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The rest is now plain sailing. “A possible explanation for this lies in the ‘nose tax’ levied upon the Irish by the Danes in the ninth century. Those who did not pay had their noses slit.” “The most plausible is perhaps that the Swedish poll-tax was once called a nose-tax.” Cautious authors state that that there is no evidence for the legover. It would be better khổng lồ say that no evidence exists for the slitting of noses. Especially important is the fact that the English idiom, which surfaced eight centuries after the Vikings’ raids, cannot possibly have such an old source. Another hypothesis reminds us that as early as the 17th century, rhino was slang for “money” and rhinos is Greek for “nose” (as seen in rhinoceros, literally “nose-horn”). “Noses bleed, & the man who is forced to lớn pay is also ‘bled’. Some elaborate word-play of this character must lie behind the phrase.” Clever, but rather improbable, though, as noted, the origin of the idiom in thieves’ cant (or amuốn university wits, who played with Greek words?) cannot be excluded. Finally, we sometimes hear that pay through the nose appeared as a variant of lead by the nose or as an alternation of pay through the noose (!), or is a direct translation from French. Since such an idiom does not exist in French, we needn’t bother about the last etymology.

An essay written only to declare surrender is a sad thing, but I stumbled on an explanation that, as far as I can judge, deserves being disinterred from the article bearing the title “Horse-Marines” (Notes and Queries, Series 9/II, 1898, p. 457). Its author is Richard Edgcumbe. If someone is interested, at that time he lived at 33, Tedworth Square, S.W., London. I hope that his descendants or the present occupants of his residence (does it still exist?) read this every Wednesday.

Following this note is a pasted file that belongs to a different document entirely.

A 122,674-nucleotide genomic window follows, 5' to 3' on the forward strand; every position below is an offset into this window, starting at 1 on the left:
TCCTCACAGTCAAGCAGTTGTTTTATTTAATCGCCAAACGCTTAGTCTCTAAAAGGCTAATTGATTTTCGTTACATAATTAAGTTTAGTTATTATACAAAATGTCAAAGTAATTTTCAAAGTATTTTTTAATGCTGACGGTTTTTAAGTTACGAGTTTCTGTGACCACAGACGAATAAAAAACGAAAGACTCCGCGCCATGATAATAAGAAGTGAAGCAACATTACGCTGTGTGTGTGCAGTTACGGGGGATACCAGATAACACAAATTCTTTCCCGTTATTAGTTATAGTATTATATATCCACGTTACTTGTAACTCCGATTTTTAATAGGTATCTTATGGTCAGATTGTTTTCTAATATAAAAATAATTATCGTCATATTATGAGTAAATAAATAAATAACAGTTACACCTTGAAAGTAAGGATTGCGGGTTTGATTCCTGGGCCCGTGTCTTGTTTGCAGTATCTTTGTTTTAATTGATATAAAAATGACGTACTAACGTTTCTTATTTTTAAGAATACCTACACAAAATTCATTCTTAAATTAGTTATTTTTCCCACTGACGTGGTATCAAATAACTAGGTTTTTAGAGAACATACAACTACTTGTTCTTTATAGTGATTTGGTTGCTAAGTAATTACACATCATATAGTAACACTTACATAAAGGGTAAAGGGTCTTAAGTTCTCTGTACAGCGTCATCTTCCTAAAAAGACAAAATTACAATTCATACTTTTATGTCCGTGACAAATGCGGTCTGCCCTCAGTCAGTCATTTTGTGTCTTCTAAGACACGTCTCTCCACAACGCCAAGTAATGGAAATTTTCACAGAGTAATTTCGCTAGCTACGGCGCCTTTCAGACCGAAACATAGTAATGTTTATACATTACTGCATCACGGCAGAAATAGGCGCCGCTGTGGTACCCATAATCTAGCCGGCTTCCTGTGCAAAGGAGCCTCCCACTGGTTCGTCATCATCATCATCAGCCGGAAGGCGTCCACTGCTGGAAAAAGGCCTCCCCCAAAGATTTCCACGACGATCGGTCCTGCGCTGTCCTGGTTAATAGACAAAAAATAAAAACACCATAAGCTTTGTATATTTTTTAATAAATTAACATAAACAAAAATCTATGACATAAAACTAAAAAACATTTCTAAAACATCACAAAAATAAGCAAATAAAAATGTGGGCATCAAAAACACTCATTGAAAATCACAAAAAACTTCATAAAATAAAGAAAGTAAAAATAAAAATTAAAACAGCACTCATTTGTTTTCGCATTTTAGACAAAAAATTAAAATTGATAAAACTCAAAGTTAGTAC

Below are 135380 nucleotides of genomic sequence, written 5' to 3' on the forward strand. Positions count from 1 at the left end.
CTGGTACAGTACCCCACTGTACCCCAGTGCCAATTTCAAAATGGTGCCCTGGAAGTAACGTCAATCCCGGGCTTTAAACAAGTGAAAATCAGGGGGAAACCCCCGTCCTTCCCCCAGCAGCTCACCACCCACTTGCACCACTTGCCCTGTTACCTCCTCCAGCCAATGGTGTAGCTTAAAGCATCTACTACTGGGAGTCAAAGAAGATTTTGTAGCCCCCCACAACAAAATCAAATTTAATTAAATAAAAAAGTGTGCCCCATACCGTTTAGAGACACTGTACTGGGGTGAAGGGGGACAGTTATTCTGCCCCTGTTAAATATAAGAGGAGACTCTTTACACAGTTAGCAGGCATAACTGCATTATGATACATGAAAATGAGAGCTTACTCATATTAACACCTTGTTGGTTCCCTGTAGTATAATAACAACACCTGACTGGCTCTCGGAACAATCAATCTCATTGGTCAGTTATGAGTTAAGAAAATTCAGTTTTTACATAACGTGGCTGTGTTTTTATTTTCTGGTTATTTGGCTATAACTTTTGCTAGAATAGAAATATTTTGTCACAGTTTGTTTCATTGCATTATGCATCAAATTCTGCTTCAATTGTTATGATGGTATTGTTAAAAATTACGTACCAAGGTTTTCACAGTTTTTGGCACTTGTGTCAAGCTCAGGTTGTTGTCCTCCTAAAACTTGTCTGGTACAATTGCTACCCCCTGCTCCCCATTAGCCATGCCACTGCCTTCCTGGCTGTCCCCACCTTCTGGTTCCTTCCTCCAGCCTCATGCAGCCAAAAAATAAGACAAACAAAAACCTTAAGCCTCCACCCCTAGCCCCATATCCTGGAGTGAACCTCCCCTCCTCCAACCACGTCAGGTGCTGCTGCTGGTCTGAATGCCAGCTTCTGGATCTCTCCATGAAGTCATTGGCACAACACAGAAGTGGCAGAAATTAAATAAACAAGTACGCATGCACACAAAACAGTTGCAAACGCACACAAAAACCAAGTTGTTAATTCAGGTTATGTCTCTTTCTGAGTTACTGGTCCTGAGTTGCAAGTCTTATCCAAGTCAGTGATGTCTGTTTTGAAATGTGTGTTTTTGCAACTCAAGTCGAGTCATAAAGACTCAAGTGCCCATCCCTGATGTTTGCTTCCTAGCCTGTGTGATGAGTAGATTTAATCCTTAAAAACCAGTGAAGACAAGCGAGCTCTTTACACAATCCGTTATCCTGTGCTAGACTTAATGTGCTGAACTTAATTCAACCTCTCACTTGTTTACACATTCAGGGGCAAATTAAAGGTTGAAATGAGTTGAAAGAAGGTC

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“Then, again, ‘Paying through the nose’. This was originally a common expression on board ship: ‘Pay out the cable’, ‘pay out handsomely’. The nose of a ship is, of course, the bow; its nostrils are the hawse holes on either side. Now, it does not seem very difficult (at all events, for a sailor) lớn associate extortionate disbursements with handsome payments—such, for instance, as paying out a chain cable (through the nose), especially when the order is conveyed in such a language as this, ‘Pay out handsomely.’ At all events, I can speak on this matter from personal experience as a midshipman. To my mind, ‘paying through the nose’ for anything has always been associated with the rattling of a ‘payed out’ chain cable, after the anchor has gripped the ground. Whatever the learned may say to the contrary, with me that impression will never fade. Now that the term ‘paying through the nose’ has reached the shore, it is natural that so obvious an origin should be lost. In conclusion, I ask khổng lồ be forgiven for what may seem khổng lồ be dogmatic in an old sea dog.” In my opinion, “the learned” should applaud Mr. Edgcumbe. His is a conjecture any word sleuth can only wish for.

Anatoly Liberman is the author of Word Origins…And How We Know Them as well as An Analytic Dictionary of English Etymology: An Introduction. His column on word origins, The Oxford Etymologist, appears here, each Wednesday. Send your etymology question to hlặng care of